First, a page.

Ford Profit Offer: Up to $300 for 7.3L Engine Owners

E-Series Trucks at a 25hp and 18 lb-ft Loss

Back in August 2023, Ford unveiled their Ford Super Duty trucks and E-Series-based vehicles equipped with the 7.3-liter “Godzilla” V8 engine. Unfortunately, the power output of these vehicles was 15 or 25 horsepower less than what had been advertised. In light of this discrepancy, Ford is now sending out notifications to owners with a financial compensation package to make up for the mistake.

According to the Ford Special Field Action 22L03 that was circulated among dealers in the past warm season, 161,512 vehicles of the 2021 and 2022 models are faced with the issue in the stateside. In particular, Super Duty trucks (and their Chassis Cab derivations), F650/F750 trucks, as well as F53/F59 chassis trucks will experience a drop of 15 horsepower. For E-Series vehicles, it is further decreased to 25 hp and 18 pound-feet of torque. Besides, all vehicles involved have a diminished rated engine speed of 150 RPM.

The Special Field Action seems to revolve around commercial vehicles. Notably, both E-Series and Super Duty trucks have been included in the list, with Ford particularly pointing out the F53 Motor Home, F59 Step Van, and others equipped with a “premium rated” 7.3-liter V8. While the notification does not specify the original power figures, Ford provides its Godzilla engine with a more economical version, which is currently rated at 325 hp for the E-Series and 335 hp in the trucks. Fast forward to 2021, and the engine now has a 350-hp rating.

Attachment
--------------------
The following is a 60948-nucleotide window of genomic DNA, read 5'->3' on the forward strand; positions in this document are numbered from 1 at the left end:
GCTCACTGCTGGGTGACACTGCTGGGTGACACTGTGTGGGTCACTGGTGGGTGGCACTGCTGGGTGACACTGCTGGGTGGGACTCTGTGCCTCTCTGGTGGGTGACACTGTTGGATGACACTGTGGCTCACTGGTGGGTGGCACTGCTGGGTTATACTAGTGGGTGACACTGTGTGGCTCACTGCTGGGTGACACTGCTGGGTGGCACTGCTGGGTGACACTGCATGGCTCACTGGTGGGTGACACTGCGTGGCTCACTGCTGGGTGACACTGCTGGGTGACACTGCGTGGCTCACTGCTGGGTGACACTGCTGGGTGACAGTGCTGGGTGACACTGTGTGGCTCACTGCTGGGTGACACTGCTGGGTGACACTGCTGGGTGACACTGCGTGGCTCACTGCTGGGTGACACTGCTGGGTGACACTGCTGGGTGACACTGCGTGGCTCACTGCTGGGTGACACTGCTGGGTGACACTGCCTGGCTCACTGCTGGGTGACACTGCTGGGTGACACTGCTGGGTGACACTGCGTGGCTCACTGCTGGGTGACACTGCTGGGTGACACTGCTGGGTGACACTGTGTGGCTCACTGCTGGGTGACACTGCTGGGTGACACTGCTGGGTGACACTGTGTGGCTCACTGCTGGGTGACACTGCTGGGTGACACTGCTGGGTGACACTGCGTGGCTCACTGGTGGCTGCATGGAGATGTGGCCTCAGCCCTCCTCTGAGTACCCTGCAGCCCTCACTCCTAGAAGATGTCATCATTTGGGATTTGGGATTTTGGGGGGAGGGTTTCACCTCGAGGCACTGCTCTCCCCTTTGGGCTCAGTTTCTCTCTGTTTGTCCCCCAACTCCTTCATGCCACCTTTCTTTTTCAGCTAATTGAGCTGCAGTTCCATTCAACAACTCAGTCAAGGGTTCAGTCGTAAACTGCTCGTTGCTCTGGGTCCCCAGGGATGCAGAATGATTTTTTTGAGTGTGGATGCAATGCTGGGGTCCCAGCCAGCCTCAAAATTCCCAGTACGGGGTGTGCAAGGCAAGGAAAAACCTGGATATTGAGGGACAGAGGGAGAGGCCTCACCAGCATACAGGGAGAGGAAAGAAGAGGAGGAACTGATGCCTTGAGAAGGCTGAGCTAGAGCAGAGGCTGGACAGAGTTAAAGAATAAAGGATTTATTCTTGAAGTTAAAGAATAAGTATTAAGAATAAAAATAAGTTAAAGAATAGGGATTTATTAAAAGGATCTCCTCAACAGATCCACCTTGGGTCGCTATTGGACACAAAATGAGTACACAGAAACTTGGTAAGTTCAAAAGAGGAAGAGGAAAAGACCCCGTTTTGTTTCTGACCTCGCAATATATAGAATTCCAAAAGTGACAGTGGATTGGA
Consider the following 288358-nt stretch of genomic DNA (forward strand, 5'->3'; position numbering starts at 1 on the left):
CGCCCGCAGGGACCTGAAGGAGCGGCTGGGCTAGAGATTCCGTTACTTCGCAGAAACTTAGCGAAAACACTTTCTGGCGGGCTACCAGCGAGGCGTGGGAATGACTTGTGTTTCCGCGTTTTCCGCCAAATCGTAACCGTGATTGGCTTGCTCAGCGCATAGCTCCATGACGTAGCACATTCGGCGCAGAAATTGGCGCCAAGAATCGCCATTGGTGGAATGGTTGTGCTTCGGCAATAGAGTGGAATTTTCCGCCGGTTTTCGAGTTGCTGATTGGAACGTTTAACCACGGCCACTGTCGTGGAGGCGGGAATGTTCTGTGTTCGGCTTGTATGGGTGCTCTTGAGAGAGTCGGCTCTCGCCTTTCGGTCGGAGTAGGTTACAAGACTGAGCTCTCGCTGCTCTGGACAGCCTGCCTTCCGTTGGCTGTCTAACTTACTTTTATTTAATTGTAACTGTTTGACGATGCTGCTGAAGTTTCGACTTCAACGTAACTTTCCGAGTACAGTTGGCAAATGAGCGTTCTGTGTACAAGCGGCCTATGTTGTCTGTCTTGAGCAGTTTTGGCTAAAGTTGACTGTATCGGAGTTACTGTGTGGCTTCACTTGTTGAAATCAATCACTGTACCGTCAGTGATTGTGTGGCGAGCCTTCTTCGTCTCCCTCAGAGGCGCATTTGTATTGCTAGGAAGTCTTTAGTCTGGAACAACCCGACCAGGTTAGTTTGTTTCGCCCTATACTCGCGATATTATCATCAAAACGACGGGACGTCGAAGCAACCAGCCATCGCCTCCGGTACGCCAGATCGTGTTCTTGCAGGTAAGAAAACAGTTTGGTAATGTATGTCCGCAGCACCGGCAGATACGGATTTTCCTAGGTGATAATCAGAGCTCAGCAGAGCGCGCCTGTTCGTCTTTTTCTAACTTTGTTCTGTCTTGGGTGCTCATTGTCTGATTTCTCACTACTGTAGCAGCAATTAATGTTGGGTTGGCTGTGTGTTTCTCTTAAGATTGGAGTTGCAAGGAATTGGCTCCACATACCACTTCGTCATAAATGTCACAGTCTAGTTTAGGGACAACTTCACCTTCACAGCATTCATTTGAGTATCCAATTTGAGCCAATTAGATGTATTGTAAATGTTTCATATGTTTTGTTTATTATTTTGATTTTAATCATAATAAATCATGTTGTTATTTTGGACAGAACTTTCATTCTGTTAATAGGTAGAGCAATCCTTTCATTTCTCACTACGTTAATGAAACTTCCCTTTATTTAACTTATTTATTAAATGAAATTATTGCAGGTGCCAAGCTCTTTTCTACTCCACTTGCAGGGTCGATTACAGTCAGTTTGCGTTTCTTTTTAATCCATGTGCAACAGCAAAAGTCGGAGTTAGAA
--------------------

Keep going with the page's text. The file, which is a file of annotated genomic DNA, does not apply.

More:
It appears the hiccup isn’t because of a mechanical concern, but rather an indiscreetness in the advertising text that failed to feature revised power results. Then again, at least one affected party expressed his dissatisfaction with the lapse on YouTube. Consequently, Ford is compensating Super Duty owners $100 as a remuneration for this gaffe. The offer enlarges to $300 for E-Series proprietors who not only lacked some power, but also torque.

We reached out to Ford concerning this, querying if the revised power output would have an impact on either towing or cargo capacity. Additionally, we wondered if there’s the potential for a mechanical adjustment or engine renovate to boost power up to the promoted form. As is known, the 7.3-liter V8 produces 430 hp in HD pickups. It can churn out 615 hp when managed by Ford Performance’s hands. Clearly, there is chance to unlock a bit added. We haven’t received a response yet, but will promptly add any newly acquired facts.

Can we absolve Ford for admitting their slip-up? Not a great many people would consider running their automobiles on a rolling dynamometer to measure power production. Tell us in the comments what your take is on Ford’s dealing with this matter. Is a payment of $100 or $300 enough of an offer of good will for the ones affected?

Source: Ford via TFLNow / YouTube

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